3. I agree with your comments regarding the performances, in particular, those of Cross and Frid. Having seen both the entire original series from day one (summer, 1966), and the revival, I am of the opinion that Frid was the better of the two at portraying charm and menace in the same breath. Cross was certainly "bellowy", as you say, and came across as colder than a mausoleum at midnight. His "crying" scenes seemed forced and insincere. The "softer, gentler" aspect of Frid's portrayal is what endeared him to his fans and created a lasting impression. He had an affable nature, an approachability, while Cross' Barnabas looked down his rather long nose at anyone (other than Miss Vicky) who might be from a lesser class. And, yes, Frid's Barnabas had an imposing physicality and a regal presence; in certain episodes he was quite attractive, even handsome. Frid commanded the scenes he was in--it was hard to look away from him--even when silent and using just his eyes and stance to indicate a particular thought or emotion. With Cross, it was all blaring megaphone, no subtlety: "I am a VAMPIRE and I do not need to be anything more!" As a viewer, you believed that Frid's Barnabas should have been lord of the manor, had it not been for fate. The Revival's Barnabas and Willie relationship(paraphrasing, here),"Gee, Barnabas, I'm gonna take you white-water rafting, when you get well..." was jaw-droppingly absurd when viewed in the context of the original relationship. It was a truly cringe-worthy moment to behold. I preferred the 1795 original series costumes for men best, particularly Barnabas' pre-Regency look, as compared to the foppish, silken breeches, yards of lace, white hose, and Pilgrim shoes for Cross' Barnabas. His "queue", or ponytail, was so obviously tacked on at the back that it made Cross' head appear flattened. They may have been going for a more expensive look than the original, but it was the wrong era: 1750's vs. 1790's. Also, the reference to Barn's near shirt removal, actually an unbuttoning, was done by the Carolyn character. In the photo above, that is a shirtless Mr. Weiss and the character of Daphne. Other than that, I enjoyed the article immensely and regard it as one of the best I've read on a comparison of the two series.

  4. This comment has been removed by a blog administrator.

  5. Sorry for the double post; not sure how that happened.

  6. Excellent points. The lack of subtlety in Cross's performance was really the crutch for me. He apparently couldn't transition smoothly from soft brooder to blood-mad killer without, as you say, making it too obvious and melodramatic. He leaped from one extreme to the other rather clumsily. He's a fine actor, but just not as good a fit for the role as Frid was.

    I was beginning to wonder if anyone would ever point out I used a picture of shirtless Weiss instead of Cross. I maybe should have gone with Cross to better reference my discussion of his own foray into barechestedness earlier, but shirtless Joe shielding a vamped out Daphne was too hilariously Fabio/Romance Novel Cover/Hammy I couldn't resist putting that up there instead. Good eye, though!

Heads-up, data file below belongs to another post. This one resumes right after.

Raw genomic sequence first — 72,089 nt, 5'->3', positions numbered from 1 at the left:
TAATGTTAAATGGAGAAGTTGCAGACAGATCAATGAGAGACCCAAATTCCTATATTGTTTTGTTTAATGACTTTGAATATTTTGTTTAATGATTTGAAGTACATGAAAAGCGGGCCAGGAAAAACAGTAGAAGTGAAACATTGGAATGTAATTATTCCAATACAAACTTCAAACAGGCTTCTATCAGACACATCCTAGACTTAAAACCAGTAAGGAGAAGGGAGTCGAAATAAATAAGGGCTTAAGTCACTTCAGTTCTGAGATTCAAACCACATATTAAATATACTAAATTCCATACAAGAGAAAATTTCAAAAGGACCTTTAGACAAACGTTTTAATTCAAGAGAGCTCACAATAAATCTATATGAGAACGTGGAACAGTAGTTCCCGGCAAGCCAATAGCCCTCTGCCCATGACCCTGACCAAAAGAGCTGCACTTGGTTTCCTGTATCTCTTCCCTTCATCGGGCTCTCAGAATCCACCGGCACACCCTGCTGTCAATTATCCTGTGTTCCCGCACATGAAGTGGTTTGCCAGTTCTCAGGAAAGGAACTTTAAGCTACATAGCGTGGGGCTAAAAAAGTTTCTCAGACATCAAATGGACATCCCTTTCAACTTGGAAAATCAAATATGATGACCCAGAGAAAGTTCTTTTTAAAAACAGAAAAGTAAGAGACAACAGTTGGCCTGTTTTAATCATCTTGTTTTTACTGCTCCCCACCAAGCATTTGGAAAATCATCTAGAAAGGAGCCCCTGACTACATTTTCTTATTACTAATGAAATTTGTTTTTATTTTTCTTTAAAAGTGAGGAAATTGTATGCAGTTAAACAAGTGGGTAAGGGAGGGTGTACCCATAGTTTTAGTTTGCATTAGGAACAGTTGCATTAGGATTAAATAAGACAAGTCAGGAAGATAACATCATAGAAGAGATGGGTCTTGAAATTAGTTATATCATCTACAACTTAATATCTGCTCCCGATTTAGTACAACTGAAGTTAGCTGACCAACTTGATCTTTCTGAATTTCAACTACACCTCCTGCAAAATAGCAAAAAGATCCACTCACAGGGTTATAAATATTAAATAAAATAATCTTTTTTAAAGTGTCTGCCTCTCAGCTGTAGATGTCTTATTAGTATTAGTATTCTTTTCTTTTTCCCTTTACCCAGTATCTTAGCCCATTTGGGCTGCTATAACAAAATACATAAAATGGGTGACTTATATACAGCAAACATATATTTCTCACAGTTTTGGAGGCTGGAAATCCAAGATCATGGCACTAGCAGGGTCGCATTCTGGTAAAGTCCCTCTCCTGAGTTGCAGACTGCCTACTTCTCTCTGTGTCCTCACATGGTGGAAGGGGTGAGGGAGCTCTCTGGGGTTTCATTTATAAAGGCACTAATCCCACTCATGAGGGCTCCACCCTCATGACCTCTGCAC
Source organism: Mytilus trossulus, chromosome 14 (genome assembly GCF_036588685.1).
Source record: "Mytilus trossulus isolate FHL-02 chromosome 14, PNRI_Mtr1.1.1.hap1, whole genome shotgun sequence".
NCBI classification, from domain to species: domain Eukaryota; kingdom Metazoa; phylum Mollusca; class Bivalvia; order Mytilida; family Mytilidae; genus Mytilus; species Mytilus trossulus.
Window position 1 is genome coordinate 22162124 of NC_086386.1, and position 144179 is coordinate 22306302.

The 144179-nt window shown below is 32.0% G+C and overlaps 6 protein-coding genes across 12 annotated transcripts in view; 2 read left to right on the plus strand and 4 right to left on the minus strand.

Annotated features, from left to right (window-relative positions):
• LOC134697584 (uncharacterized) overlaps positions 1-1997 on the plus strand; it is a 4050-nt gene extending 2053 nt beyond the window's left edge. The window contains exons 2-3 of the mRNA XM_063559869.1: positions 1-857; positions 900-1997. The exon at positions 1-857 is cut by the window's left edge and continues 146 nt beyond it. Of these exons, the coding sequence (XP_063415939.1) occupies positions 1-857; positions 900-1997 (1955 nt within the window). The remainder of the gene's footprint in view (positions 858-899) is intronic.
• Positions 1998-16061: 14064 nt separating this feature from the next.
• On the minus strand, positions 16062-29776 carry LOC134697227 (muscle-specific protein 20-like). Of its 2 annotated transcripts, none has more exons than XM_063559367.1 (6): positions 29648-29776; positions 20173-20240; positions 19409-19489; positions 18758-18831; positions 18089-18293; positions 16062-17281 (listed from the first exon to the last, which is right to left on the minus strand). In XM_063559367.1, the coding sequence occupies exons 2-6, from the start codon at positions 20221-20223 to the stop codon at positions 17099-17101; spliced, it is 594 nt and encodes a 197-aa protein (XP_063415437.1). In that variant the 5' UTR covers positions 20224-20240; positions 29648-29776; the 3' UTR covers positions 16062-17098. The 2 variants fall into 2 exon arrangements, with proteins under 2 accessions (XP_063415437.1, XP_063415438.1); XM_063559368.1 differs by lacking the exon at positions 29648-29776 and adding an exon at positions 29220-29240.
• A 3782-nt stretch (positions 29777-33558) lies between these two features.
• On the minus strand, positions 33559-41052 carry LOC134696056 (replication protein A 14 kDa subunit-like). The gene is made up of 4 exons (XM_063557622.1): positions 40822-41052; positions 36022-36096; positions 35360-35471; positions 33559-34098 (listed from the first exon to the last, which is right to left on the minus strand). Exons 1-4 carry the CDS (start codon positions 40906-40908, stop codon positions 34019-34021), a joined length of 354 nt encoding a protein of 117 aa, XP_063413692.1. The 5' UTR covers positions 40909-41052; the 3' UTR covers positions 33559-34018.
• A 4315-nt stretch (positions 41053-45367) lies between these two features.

Thank you so much for the kind comment! That means a lot coming from a fellow die-hard DS fan. Don't worry about the double post, I bet I can take care of it.

  7. Oh, I see... Well, that was a rather good use of a very unsubtle photograph, then. It gives credence to your observations and, on second thought, better represents the whole "sex might just sell this thing" mentality prevalent at the time of production. I must say, however, that had "The First Barnabas Collins" been shown a little less buttoned up, I might have sat up in attention.

    As for the histrionics and melodramatics, Frid knew exactly when to convey them, and when to tone them down. Frid's pre-vampire, 1795 Barnabas was reserved to such an excruciating degree that it makes one believe it was Angelique, and not he, who was the seducer during "all those nights in Martinique." The manner in which he held back while she literally threw herself at him upon what became a thwarted rendezvous, made me respect Frid's subtle restraint all the more. In those faltering, hesitant, hand-wringing gestures and dazed expressions that went from apologetic to absolute fear of the crazed ex-lover as she spun on her heel, Frid's pity-evoking Barnabas was established. He was not cruel with her, but very discreet and composed--almost hushed--the manner in which one would expect a true gentleman to respond. When Cross played a similar scene, his Barnabas gave in too easily to his lover's ministrations, then was curt and dismissive of her as she came onto him again. I felt him to be more of the triumphant cad, whereas Frid's Barnabas appeared genuinely remorseful, wracked with regret. Angelique's less than angelic hissing of "You will see..." was the statement that left Frid's Barnabas absolutely stupefied. The look on Frid's face said it all. You don't get an effect like that from "bellowing in a high school drama club president voice."

    Favorite observation from you: "Jonathan Frid, on the other hand, the original Barnabas, was a walking, talking slice of macabre. He somehow managed to play both the silky charmer and the Edgar Allan Poe melodramatic anti-hero simultaneously." Absolutely the BEST description of him I have ever read!!!

  8. Thank you so much! Though most of the accolades should still go to Frid, since his Barnabas was so iconic that he makes it both awesome and easy to write about him.